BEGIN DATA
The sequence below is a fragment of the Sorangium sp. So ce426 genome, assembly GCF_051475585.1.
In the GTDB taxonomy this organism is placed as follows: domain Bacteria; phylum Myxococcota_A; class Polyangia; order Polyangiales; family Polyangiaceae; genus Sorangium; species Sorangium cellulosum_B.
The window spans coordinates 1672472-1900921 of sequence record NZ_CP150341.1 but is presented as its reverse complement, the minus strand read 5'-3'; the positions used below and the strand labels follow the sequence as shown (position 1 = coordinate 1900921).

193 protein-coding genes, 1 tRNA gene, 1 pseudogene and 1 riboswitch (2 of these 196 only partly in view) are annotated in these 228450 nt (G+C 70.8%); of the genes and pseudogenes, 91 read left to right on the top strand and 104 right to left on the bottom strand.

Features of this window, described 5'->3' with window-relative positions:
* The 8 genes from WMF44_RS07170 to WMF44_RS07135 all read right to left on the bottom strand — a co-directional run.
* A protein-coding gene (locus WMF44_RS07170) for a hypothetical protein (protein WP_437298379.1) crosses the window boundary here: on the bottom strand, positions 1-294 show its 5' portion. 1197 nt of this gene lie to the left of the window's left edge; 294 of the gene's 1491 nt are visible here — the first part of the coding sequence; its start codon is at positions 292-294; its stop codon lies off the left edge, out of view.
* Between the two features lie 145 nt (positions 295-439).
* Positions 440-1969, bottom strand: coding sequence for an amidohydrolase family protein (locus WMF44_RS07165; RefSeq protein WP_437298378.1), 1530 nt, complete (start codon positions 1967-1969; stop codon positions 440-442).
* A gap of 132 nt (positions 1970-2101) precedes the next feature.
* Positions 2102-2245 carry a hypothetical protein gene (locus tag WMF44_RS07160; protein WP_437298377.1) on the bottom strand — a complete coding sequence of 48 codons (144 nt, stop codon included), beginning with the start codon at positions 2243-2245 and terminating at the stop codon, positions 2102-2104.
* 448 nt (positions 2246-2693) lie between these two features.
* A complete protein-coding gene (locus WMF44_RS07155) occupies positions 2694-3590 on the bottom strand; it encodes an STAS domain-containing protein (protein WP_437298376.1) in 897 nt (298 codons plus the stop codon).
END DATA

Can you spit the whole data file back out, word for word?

The sequence below is a fragment of the Sorangium sp. So ce426 genome, assembly GCF_051475585.1.
In the GTDB taxonomy this organism is placed as follows: domain Bacteria; phylum Myxococcota_A; class Polyangia; order Polyangiales; family Polyangiaceae; genus Sorangium; species Sorangium cellulosum_B.
The window spans coordinates 1672472-1900921 of sequence record NZ_CP150341.1 but is presented as its reverse complement, the minus strand read 5'-3'; the positions used below and the strand labels follow the sequence as shown (position 1 = coordinate 1900921).

193 protein-coding genes, 1 tRNA gene, 1 pseudogene and 1 riboswitch (2 of these 196 only partly in view) are annotated in these 228450 nt (G+C 70.8%); of the genes and pseudogenes, 91 read left to right on the top strand and 104 right to left on the bottom strand.

Features of this window, described 5'->3' with window-relative positions:
* The 8 genes from WMF44_RS07170 to WMF44_RS07135 all read right to left on the bottom strand — a co-directional run.
* A protein-coding gene (locus WMF44_RS07170) for a hypothetical protein (protein WP_437298379.1) crosses the window boundary here: on the bottom strand, positions 1-294 show its 5' portion. 1197 nt of this gene lie to the left of the window's left edge; 294 of the gene's 1491 nt are visible here — the first part of the coding sequence; its start codon is at positions 292-294; its stop codon lies off the left edge, out of view.
* Between the two features lie 145 nt (positions 295-439).
* Positions 440-1969, bottom strand: coding sequence for an amidohydrolase family protein (locus WMF44_RS07165; RefSeq protein WP_437298378.1), 1530 nt, complete (start codon positions 1967-1969; stop codon positions 440-442).
* A gap of 132 nt (positions 1970-2101) precedes the next feature.
* Positions 2102-2245 carry a hypothetical protein gene (locus tag WMF44_RS07160; protein WP_437298377.1) on the bottom strand — a complete coding sequence of 48 codons (144 nt, stop codon included), beginning with the start codon at positions 2243-2245 and terminating at the stop codon, positions 2102-2104.
* 448 nt (positions 2246-2693) lie between these two features.
* A complete protein-coding gene (locus WMF44_RS07155) occupies positions 2694-3590 on the bottom strand; it encodes an STAS domain-containing protein (protein WP_437298376.1) in 897 nt (298 codons plus the stop codon).